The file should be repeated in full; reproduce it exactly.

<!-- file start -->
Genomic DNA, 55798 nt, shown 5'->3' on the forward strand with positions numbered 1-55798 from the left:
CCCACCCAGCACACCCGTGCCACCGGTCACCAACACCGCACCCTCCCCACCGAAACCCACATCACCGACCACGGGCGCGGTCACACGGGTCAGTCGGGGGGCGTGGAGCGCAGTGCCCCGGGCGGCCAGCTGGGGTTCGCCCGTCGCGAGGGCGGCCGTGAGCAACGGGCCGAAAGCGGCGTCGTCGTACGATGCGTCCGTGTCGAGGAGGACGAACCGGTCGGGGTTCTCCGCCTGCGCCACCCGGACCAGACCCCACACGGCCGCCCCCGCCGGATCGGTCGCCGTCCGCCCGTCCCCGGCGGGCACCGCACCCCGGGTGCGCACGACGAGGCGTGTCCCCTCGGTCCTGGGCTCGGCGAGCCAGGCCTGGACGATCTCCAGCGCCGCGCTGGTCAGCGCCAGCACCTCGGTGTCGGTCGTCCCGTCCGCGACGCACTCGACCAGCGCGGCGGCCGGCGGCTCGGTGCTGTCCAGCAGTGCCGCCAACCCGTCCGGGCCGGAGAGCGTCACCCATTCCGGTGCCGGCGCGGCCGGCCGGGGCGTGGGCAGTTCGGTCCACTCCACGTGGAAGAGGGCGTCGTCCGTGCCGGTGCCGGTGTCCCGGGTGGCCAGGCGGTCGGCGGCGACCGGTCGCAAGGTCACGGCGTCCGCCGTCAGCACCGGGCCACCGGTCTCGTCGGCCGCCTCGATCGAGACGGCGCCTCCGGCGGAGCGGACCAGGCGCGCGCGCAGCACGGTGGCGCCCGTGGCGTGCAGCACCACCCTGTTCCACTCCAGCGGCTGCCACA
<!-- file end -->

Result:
Genomic DNA, 55798 nt, shown 5'->3' on the forward strand with positions numbered 1-55798 from the left:
CCCACCCAGCACACCCGTGCCACCGGTCACCAACACCGCACCCTCCCCACCGAAACCCACATCACCGACCACGGGCGCGGTCACACGGGTCAGTCGGGGGGCGTGGAGCGCAGTGCCCCGGGCGGCCAGCTGGGGTTCGCCCGTCGCGAGGGCGGCCGTGAGCAACGGGCCGAAAGCGGCGTCGTCGTACGATGCGTCCGTGTCGAGGAGGACGAACCGGTCGGGGTTCTCCGCCTGCGCCACCCGGACCAGACCCCACACGGCCGCCCCCGCCGGATCGGTCGCCGTCCGCCCGTCCCCGGCGGGCACCGCACCCCGGGTGCGCACGACGAGGCGTGTCCCCTCGGTCCTGGGCTCGGCGAGCCAGGCCTGGACGATCTCCAGCGCCGCGCTGGTCAGCGCCAGCACCTCGGTGTCGGTCGTCCCGTCCGCGACGCACTCGACCAGCGCGGCGGCCGGCGGCTCGGTGCTGTCCAGCAGTGCCGCCAACCCGTCCGGGCCGGAGAGCGTCACCCATTCCGGTGCCGGCGCGGCCGGCCGGGGCGTGGGCAGTTCGGTCCACTCCACGTGGAAGAGGGCGTCGTCCGTGCCGGTGCCGGTGTCCCGGGTGGCCAGGCGGTCGGCGGCGACCGGTCGCAAGGTCACGGCGTCCGCCGTCAGCACCGGGCCACCGGTCTCGTCGGCCGCCTCGATCGAGACGGCGCCTCCGGCGGAGCGGACCAGGCGCGCGCGCAGCACGGTGGCGCCCGTGGCGTGCAGCACCACCCTGTTCCACTCCAGCGGCTGCCACA